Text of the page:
The difference between a strep A infection and strep throat

An Alberta woman went public this week after nearly dying from a rare strep A infection. Colleen Watters survived, but spent nine days in a coma and doctors were forced to amputate her left foot, along with all the toes on her right foot and four fingers.

Infectious disease expert says only about 2 to 4 out of every 100,000 cases is severe form of strep A

Between two and four people per 100,000 will be affected by the streptococcus A strain, says Dr. Lynora Saxinger. (National Institute of Allergy and Infectious Diseases/Associated Press)

An Alberta woman went public this week after nearly dying from a rare strep A infection.

Colleen Watters survived, but spent nine days in a coma and doctors were forced to amputate her left foot, along with all the toes on her right foot and four fingers.

Watters initially went to hospital suffering flu-like symptoms but her condition quickly worsened and she suffered organ failure before falling into the coma.

Watters decided to go public after hearing about the ordeal of an 11-year-old girl in Mississauga, Ont. who had her left arm and right leg amputated following a several bacterial infection after contracting the streptococcus A strain. The girl is currently on dialysis at the Hospital for Sick Children in Toronto.

Doctors involved in that case initially thought the girl was suffering from the flu as well.

To learn more about Strep A, CBC Radio's The Calgary Eyeopener spoke with Dr. Lynora Saxinger, an infectious disease specialist at the University of Alberta.

Below is an excerpt of that conversation.

Q: What's the difference between strep throat and strep A?

A: They're the same type of bacteria in a general way, because they look the same on a plate, they have the same kind of name when you get a culture report. But generally, the strains that cause strep throat, which we know as being more of a nuisance infection, are different than the strains that cause invasive group A strep infection and sepsis, like these cases you've been discussing. The more aggressive strains are the ones that cause necrotizing fasciitis, so although it's the same bacteria, it's different strains causing different problems.

Q: Why does strep A sometimes go unnoticed or get misdiagnosed by doctors?

A: It's really an unfortunate thing that the early stages of any severe sepsis are really very difficult to tell from a lot of other conditions and the evolution of it really is the thing that makes the diagnosis. So I think there's a lot of literature on delayed diagnosis in things like necrotizing fasciitis because initially, especially when people are young and healthy like the young girl or the other lady, the early signs are very non-specific so it's not really so much a missed diagnosis as a late diagnosis, and sometimes those hours where people have been reassured and feel like their concerns have been dismissed turn out to be fairly important hours.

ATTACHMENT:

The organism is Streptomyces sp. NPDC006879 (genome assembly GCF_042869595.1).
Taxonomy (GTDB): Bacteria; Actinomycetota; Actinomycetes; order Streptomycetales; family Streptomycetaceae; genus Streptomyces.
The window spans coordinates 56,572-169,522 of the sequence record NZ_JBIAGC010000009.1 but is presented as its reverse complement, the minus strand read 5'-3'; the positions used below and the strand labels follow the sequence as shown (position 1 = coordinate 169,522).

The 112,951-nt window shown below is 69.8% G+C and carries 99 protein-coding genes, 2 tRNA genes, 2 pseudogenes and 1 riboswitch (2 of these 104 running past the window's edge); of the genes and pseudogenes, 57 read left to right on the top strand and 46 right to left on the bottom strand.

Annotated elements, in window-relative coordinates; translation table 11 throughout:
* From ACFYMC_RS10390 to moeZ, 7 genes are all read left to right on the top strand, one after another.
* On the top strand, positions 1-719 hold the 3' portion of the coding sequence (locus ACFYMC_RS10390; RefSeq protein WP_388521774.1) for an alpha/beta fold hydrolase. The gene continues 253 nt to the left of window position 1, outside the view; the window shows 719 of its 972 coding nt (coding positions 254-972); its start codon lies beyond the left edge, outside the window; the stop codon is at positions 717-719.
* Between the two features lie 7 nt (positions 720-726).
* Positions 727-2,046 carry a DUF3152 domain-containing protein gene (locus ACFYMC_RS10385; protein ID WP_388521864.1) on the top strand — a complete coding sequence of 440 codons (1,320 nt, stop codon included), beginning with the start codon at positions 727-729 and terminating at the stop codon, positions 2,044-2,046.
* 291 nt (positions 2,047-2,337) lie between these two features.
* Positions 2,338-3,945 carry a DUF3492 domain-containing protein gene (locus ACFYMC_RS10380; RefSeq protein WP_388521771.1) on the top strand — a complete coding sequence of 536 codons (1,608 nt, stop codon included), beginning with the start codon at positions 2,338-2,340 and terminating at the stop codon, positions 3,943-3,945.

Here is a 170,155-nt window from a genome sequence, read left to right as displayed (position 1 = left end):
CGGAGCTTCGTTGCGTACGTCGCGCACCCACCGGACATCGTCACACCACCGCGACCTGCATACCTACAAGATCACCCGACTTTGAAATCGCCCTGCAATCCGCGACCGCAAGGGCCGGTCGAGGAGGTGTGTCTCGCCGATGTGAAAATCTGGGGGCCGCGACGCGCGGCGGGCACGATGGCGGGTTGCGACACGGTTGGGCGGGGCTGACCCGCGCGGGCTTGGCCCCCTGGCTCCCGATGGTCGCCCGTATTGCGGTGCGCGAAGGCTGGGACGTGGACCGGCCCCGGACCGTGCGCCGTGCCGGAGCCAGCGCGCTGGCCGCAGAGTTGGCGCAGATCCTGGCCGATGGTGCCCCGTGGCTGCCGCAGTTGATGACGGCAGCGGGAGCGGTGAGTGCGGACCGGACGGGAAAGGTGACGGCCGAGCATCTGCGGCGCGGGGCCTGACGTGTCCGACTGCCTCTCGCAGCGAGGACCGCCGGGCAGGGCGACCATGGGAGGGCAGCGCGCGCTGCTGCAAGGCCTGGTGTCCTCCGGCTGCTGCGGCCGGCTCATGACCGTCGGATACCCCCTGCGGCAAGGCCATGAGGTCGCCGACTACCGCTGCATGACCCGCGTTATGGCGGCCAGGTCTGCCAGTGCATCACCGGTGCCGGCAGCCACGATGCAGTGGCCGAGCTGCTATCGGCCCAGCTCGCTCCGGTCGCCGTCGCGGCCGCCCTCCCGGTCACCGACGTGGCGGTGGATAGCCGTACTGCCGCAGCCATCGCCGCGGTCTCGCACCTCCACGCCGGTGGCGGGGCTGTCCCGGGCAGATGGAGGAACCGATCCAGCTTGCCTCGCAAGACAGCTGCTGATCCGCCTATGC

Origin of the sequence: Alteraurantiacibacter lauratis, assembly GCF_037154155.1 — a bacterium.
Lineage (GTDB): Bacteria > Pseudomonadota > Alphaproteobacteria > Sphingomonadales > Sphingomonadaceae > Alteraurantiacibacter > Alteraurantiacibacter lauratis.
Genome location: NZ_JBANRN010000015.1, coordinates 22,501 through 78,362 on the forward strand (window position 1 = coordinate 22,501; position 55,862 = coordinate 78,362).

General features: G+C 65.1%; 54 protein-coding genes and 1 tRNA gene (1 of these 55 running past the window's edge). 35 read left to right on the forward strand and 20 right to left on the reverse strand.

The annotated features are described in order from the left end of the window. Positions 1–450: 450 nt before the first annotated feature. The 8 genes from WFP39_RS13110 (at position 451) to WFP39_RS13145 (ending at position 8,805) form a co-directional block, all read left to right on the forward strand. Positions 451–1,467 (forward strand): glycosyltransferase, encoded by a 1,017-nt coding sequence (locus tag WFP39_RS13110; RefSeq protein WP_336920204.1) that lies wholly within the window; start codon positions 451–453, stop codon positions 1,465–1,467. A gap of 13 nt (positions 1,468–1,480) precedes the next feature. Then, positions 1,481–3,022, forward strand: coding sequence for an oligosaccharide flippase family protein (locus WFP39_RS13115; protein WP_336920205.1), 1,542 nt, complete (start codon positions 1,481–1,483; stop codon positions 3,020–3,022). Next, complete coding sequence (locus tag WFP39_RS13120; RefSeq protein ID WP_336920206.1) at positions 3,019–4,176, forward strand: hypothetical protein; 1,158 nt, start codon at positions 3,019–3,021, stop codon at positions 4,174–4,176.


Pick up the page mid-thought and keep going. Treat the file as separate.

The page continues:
Q: Perhaps part of what makes it confusing, doesn't it often present as the flu during flu season?

A: It can present any time of year but especially in cases where there's something like a gastrointestinal component, they feel nauseated, they're vomiting, it can seem like a stomach virus. The early stages otherwise are fever, aches and feeling unwell, so it's really hard to distinguish. And the actual incidents are so rare, most people who have those symptoms do not turn out to have invasive group A strep.

Q: I want to be clear about that, how rare is it to contract an invasive and serious strep A infection?

A: It's somewhere in the realm of two to four per 100,000 people, so that's something like .002 per cent, and of that number, the vast majority actually are not as severe as the cases that were described. It's basically very rare but it's also somewhat unpredictable, which keeps it scary, I would have to say.

Q: What are the warning signs?

A: When we as infection specialists see people at the other end of this, when it's proven to be very severe, the things that seem to cluster together are, they start off non-specific, but there's a clear progression and rapid worsening. To me, the worsening over time, the serious sense that things are changing in a way that's not OK very quickly would be the thing I would highlight. For children, things like becoming lethargic and difficult to wake up, mottled skin, painful hands and feet, those things are all serious signs that should not be ignored. People should not feel bad about requesting the assessment if they think something serious is going on.

Q: If it's recognized early enough, how good is modern science at treating it?

A: There's a window of good success. If people come in very late it can be hard because at that point it's not just the bacteria anymore, but the body's response to bacteria in the form of a whole body inflammatory cascade in sepsis, where you do get multiple organ failure and that can be a lot more challenging to manage. Our modern [intensive care units] are very good at supporting people through that but it's not always fully recoverable in terms of damage to the body. The earlier people come in and  start appropriate antibiotics and appropriate supportive care, the more likely it is they'll come out of it reasonably well. I've seen some really miraculous turnarounds as well. We don't give up on these people, we give them full, active support and hope for the best.

With files from CBC Radio's The Eyeopener